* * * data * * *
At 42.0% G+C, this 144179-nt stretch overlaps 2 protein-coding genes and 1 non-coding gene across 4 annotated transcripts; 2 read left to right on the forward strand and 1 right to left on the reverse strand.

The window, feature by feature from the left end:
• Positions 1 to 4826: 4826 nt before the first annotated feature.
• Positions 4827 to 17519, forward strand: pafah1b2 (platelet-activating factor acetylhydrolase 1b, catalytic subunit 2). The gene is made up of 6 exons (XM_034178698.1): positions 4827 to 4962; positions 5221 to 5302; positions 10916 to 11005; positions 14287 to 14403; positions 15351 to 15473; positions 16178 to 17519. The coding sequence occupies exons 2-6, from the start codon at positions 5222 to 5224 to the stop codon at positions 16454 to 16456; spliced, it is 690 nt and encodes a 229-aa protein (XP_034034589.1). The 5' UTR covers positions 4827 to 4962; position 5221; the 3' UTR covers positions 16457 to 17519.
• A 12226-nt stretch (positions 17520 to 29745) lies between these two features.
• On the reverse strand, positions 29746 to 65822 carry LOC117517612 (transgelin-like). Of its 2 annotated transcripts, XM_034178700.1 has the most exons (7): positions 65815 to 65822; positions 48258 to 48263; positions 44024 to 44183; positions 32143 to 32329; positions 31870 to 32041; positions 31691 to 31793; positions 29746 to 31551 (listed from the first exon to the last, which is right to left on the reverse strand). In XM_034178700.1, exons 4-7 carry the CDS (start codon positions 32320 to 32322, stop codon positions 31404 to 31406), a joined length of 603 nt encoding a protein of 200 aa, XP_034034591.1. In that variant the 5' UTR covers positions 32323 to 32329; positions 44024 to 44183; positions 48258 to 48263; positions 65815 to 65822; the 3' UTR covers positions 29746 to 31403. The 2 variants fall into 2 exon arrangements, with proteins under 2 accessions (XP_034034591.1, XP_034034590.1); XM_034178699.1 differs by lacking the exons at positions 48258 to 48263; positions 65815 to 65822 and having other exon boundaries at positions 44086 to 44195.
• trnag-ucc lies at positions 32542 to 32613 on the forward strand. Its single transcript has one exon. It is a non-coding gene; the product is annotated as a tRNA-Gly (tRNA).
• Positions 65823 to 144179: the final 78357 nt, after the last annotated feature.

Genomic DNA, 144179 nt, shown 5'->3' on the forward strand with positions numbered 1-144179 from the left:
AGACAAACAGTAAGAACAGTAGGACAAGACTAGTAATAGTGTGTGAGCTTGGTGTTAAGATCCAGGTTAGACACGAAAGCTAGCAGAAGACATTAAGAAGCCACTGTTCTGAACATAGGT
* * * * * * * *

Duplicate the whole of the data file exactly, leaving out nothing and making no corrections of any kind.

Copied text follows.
At 42.0% G+C, this 144179-nt stretch overlaps 2 protein-coding genes and 1 non-coding gene across 4 annotated transcripts; 2 read left to right on the forward strand and 1 right to left on the reverse strand.

The window, feature by feature from the left end:
• Positions 1 to 4826: 4826 nt before the first annotated feature.
• Positions 4827 to 17519, forward strand: pafah1b2 (platelet-activating factor acetylhydrolase 1b, catalytic subunit 2). The gene is made up of 6 exons (XM_034178698.1): positions 4827 to 4962; positions 5221 to 5302; positions 10916 to 11005; positions 14287 to 14403; positions 15351 to 15473; positions 16178 to 17519. The coding sequence occupies exons 2-6, from the start codon at positions 5222 to 5224 to the stop codon at positions 16454 to 16456; spliced, it is 690 nt and encodes a 229-aa protein (XP_034034589.1). The 5' UTR covers positions 4827 to 4962; position 5221; the 3' UTR covers positions 16457 to 17519.
• A 12226-nt stretch (positions 17520 to 29745) lies between these two features.
• On the reverse strand, positions 29746 to 65822 carry LOC117517612 (transgelin-like). Of its 2 annotated transcripts, XM_034178700.1 has the most exons (7): positions 65815 to 65822; positions 48258 to 48263; positions 44024 to 44183; positions 32143 to 32329; positions 31870 to 32041; positions 31691 to 31793; positions 29746 to 31551 (listed from the first exon to the last, which is right to left on the reverse strand). In XM_034178700.1, exons 4-7 carry the CDS (start codon positions 32320 to 32322, stop codon positions 31404 to 31406), a joined length of 603 nt encoding a protein of 200 aa, XP_034034591.1. In that variant the 5' UTR covers positions 32323 to 32329; positions 44024 to 44183; positions 48258 to 48263; positions 65815 to 65822; the 3' UTR covers positions 29746 to 31403. The 2 variants fall into 2 exon arrangements, with proteins under 2 accessions (XP_034034591.1, XP_034034590.1); XM_034178699.1 differs by lacking the exons at positions 48258 to 48263; positions 65815 to 65822 and having other exon boundaries at positions 44086 to 44195.
• trnag-ucc lies at positions 32542 to 32613 on the forward strand. Its single transcript has one exon. It is a non-coding gene; the product is annotated as a tRNA-Gly (tRNA).
• Positions 65823 to 144179: the final 78357 nt, after the last annotated feature.

Genomic DNA, 144179 nt, shown 5'->3' on the forward strand with positions numbered 1-144179 from the left:
AGACAAACAGTAAGAACAGTAGGACAAGACTAGTAATAGTGTGTGAGCTTGGTGTTAAGATCCAGGTTAGACACGAAAGCTAGCAGAAGACATTAAGAAGCCACTGTTCTGAACATAGGT